that book

I was intensely disappointed by Homepage Usability, and haven’t gotten around to articulating why. sp!ked’s article “Excuse-ability” does […]

I was intensely disappointed by Homepage Usability, and haven’t gotten around to articulating why. sp!ked’s article “Excuse-ability” does the job for me:

“For web geeks, it’s fun reading what Nielsen has to say about websites that we regularly use, and that some of us might even have designed. But on closer inspection, the book reduces web design to a mundane level.

While some of the book’s guidelines are common sense, others are banal. For example, ‘show the company name and/or logo in a reasonable size and noticeable location’ – and ‘don’t use clever phrases and marketing lingo that make people work too hard to figure out what you’re saying’. This doesn’t express a high opinion of businesses or internet users.”

I really liked “Designing Web Usability” and thought it taught people to think. But Homepage usability isn’t on the same par. The on thing I did liek was the set of heuristics in the front– might be a nice tool for some consultants.

What have others thought of it?


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  1. 1
    Jared Spool

    I’m writing an article (to be published next week in UIEtips) with some very convincing data (IMHO) that shows that the homepage is actually one of the *least* important pages on a site.

    (One interesting tidbit: the more users visit a homepage within a single session on an e-commerce site, the less the purchase.)

    Several of the sites in Jakob’s book are sites we’ve studied. Most of the things his book cites are wrong with these particular sites actually had zero effect on user’s success. If the designers of those sites were to change to meet Jakob’s recommendations, they would’ve wasted effort without showing any measurable improvement.

    It’s a “pretty book”, though.


  2. 2

    Well, to quote you, “It depends” When you consider that typical homepages suffer50-80% attrition, clearly it has a role to play. Namely saying, yes, you found it. Beyond that, I wonder.

    Obviously it’s just a link in the chain when you are seeking something. For a web consultant, the homepage of the website is very important, just as a suit is for an interview. When CIQ was working on our website, we interviewed past clients and friends in product companies to determine how they selected a vendor. Many had long list of sits to look at and the front page had about 15 seconds to let he customer know if the company would suit the job. Professionalism, style, service appropriateness were all part of that formunla. It’s funny how many sites forget this number one job: putting up the “you have arrived” sign.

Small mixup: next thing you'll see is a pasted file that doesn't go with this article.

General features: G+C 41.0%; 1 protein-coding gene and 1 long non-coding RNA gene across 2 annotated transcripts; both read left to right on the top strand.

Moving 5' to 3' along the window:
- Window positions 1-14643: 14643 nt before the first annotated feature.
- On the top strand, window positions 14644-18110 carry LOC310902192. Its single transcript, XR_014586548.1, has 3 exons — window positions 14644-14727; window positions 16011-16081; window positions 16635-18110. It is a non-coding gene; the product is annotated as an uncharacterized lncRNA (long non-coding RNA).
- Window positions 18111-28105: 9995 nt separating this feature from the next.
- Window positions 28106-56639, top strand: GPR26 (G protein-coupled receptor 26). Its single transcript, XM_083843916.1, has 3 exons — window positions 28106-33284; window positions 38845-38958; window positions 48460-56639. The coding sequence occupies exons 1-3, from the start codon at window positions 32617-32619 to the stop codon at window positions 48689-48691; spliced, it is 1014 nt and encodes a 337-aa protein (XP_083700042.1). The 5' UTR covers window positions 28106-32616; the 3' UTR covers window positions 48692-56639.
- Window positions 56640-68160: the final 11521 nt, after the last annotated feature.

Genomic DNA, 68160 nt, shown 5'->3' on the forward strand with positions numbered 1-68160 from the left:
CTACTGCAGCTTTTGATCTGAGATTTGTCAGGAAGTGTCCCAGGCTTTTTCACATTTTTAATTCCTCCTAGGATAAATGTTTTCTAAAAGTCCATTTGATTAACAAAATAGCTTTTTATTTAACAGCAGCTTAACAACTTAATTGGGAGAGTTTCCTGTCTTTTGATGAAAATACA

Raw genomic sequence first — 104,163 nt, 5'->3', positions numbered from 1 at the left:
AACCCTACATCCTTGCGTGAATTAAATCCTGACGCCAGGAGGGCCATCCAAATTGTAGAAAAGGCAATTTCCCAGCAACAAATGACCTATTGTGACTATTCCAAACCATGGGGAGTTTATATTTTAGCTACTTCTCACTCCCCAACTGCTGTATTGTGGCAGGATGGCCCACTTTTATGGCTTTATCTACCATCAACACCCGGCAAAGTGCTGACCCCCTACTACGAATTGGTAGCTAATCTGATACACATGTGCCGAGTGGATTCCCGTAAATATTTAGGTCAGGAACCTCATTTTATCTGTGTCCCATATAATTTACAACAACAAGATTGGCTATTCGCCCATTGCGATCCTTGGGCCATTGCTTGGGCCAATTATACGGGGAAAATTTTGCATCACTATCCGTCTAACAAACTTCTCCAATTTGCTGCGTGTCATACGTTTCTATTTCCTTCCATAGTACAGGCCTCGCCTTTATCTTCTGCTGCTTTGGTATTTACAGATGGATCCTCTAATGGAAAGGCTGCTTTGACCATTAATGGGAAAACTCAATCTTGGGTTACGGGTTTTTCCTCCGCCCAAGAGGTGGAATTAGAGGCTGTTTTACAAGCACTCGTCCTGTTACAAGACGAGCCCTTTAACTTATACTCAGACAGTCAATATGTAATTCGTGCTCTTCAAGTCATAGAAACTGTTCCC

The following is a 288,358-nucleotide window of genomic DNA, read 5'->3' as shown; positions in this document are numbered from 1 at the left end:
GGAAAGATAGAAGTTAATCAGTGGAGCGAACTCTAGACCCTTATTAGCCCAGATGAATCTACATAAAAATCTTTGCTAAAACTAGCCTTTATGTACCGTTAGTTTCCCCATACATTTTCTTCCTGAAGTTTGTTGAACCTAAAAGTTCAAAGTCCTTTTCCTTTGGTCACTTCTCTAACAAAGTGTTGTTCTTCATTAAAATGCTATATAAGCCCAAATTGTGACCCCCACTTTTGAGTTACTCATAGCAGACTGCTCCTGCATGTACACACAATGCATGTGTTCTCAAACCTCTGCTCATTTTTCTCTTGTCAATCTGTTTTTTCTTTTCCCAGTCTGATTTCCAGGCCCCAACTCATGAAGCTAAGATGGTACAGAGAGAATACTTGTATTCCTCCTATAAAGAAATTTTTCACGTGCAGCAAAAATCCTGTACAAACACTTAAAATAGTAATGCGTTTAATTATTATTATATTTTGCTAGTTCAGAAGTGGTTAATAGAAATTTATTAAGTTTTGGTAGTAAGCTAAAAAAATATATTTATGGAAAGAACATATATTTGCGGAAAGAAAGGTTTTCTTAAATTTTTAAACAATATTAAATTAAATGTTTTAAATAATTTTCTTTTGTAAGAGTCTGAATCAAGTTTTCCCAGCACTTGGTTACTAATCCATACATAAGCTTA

For yahoo and amazon, it’s just a very small link in the chain. Google has acknowledged this with their very slim homepage.

  3. 3

    I found the book fairly uninteresting. After the first few reviews it all gets a bit similar. On the other hand, my workmates were much more impressed with it, so perhaps I am the wrong audience.

    I do agree that there are a lot of websites where it takes too long to work out what the company is actually doing. Too much marketing talk, not enough meaningful words.

  4. 4

    perhaps I am the wrong audience.

    I think this is key to almost anything Jakob Nielsen writes. He has long since stopped talking to people with a background in usability and usability-related fields. His approach over the years has been to distill any insights he’s gained through his experience into soundbite-sized nuggets that are easily quotable so that people who get most of their information from PowerPoint presentations will be able to remember them. Since those are the people who control the money and make the decisions, it’s a justifiable tactic, and it’s certainly worked in raising the profile of usability among the people who make the decisions. And as Jakob is so fond of pointing out, there are way too many web sites out there for usability-savvy professionals to be able to cover, so the only hope for a usable web is to spread the word to the unwashed masses.

    It also tends to frustrate people who do have some knowledge of usability, because his nuggets tend to downplay the idea that “it depends” that so many of us are so familiar with. So we read his writings and say, “yeah, but….” But that’s beside the point, because we’ve long since ceased being the audience he aims at. “It depends” fits on a PowerPoint presentation, but it’s not the kind of thing that people who control the money want to hear. So I think it’s kind of funny when usability professionals and IAs gripe about what Jakob writes. I expect he’d probably agree with most of the gripes, because he’s a smart guy. But we’re not the market he’s aiming at. He’s doing the Willie Sutton thing, and we’re not the banks.

    That said, I haven’t read this book. Since I don’t think it’s written for me, I didn’t think I would get anything new out of it, so I didn’t buy it. And that’s okay.

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